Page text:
Mourning the life Gunilla and others missed | PostIndependent.com

Mourning the life Gunilla and others missed

Michael Bennett
From the Publisher
Mike Bennett
Staff Photo |

My counterpart at the Aspen Times, Gunilla Asher passed on Monday morning.

When I heard the news, lines from a Ralph Stanley recording of a traditional folk song “O Death” went through my mind:

“Oh death please consider my age

Please don’t take me at this stage”

Death is not considerate. Gunilla was just 42 and was the second young colleague of mine taken recently from this world. Lindsey Cloutier, with whom I worked in Niles, Mich., was just 31 when death took her nearly a month to the day before Gunilla’s passing. These women did not know each other yet they had so many similarities. Both were in the newspaper business with strong advertising backgrounds. Both were party starters and lived life to the fullest. They filled a room with joy and brightness. And they were both taken from this world by cancer much too young.

Ironically, we have been publishing a series about the high rate of suicide in our region. What drives an individual like Gunilla to go after life with gusto as she fought hard through a painful disease with only the hope of adding days, or, with luck, a couple of years to her life? Then there are others so full of inner struggles that they see their only solution to take their own life. Why is that?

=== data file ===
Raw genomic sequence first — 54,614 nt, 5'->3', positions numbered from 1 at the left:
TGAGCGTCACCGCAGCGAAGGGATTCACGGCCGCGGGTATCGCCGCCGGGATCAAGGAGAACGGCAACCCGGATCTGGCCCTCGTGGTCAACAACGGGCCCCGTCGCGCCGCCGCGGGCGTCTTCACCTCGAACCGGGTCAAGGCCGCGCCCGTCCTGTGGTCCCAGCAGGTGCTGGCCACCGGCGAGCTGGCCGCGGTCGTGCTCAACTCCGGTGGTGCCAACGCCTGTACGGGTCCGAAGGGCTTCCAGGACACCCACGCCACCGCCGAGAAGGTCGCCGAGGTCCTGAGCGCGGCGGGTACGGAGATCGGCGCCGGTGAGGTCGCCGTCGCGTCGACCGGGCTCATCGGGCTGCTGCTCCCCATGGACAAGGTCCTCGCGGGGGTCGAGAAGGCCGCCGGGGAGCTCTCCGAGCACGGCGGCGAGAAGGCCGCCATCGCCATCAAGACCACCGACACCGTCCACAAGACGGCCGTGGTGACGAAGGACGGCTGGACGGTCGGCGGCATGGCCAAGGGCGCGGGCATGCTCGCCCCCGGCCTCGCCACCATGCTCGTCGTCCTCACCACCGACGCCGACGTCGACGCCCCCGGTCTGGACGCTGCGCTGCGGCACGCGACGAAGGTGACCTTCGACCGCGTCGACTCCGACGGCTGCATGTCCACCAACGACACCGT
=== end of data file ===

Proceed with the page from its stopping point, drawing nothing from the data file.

When I was much younger, death was so frightening. Shortly after I was able to comprehend the subject, I asked my dad on his birthday, “How much time do you have left?” He reassured me that he had plenty of time.

For years after he would humor himself on his birthday by asking me, “Aren’t you going to ask me how much time I have left?” This tradition went on for nearly 80 years, and I always obliged him by asking the same question. Until he hit his 82nd birthday he responded in the same manner. His response on that birthday with a smile was “not much.”

He passed away in 2008.

As I approach 62 with these two premature deaths in my mind, I realize it was not a fear of death but rather a fear of not experiencing life that bothered me most. I no longer fear death. Life has been good. It saddens me when I think about the vast amount of life Gunilla will miss. She leaves behind two young children and a loving husband, not to mention hundreds, perhaps thousands, of friends.

11:11.


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